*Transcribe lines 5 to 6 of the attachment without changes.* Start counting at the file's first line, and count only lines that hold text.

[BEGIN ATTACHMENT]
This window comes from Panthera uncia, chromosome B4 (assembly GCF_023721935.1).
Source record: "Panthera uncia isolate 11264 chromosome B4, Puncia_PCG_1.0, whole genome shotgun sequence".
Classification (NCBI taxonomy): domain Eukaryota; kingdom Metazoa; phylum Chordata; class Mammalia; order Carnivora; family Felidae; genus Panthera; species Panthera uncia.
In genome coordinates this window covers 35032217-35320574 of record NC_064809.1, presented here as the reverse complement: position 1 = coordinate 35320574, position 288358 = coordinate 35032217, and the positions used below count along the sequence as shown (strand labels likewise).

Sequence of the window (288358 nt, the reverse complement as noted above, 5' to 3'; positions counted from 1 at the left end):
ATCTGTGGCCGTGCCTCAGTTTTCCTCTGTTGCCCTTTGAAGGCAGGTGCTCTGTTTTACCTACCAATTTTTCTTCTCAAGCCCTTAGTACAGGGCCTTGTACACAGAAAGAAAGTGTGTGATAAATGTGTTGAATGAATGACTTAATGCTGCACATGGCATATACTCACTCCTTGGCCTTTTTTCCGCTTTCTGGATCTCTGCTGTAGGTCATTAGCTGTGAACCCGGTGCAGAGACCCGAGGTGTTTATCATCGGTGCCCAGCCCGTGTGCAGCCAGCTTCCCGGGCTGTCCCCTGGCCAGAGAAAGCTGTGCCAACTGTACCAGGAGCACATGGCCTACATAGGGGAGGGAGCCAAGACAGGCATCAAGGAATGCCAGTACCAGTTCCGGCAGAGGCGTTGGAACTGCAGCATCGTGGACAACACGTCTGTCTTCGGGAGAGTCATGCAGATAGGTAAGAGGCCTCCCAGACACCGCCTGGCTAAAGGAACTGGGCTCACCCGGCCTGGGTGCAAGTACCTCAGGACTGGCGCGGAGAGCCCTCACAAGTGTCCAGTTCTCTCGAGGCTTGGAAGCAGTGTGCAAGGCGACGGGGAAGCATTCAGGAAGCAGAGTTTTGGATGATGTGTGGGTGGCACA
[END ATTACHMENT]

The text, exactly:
Sequence of the window (288358 nt, the reverse complement as noted above, 5' to 3'; positions counted from 1 at the left end):
ATCTGTGGCCGTGCCTCAGTTTTCCTCTGTTGCCCTTTGAAGGCAGGTGCTCTGTTTTACCTACCAATTTTTCTTCTCAAGCCCTTAGTACAGGGCCTTGTACACAGAAAGAAAGTGTGTGATAAATGTGTTGAATGAATGACTTAATGCTGCACATGGCATATACTCACTCCTTGGCCTTTTTTCCGCTTTCTGGATCTCTGCTGTAGGTCATTAGCTGTGAACCCGGTGCAGAGACCCGAGGTGTTTATCATCGGTGCCCAGCCCGTGTGCAGCCAGCTTCCCGGGCTGTCCCCTGGCCAGAGAAAGCTGTGCCAACTGTACCAGGAGCACATGGCCTACATAGGGGAGGGAGCCAAGACAGGCATCAAGGAATGCCAGTACCAGTTCCGGCAGAGGCGTTGGAACTGCAGCATCGTGGACAACACGTCTGTCTTCGGGAGAGTCATGCAGATAGGTAAGAGGCCTCCCAGACACCGCCTGGCTAAAGGAACTGGGCTCACCCGGCCTGGGTGCAAGTACCTCAGGACTGGCGCGGAGAGCCCTCACAAGTGTCCAGTTCTCTCGAGGCTTGGAAGCAGTGTGCAAGGCGACGGGGAAGCATTCAGGAAGCAGAGTTTTGGATGATGTGTGGGTGGCACA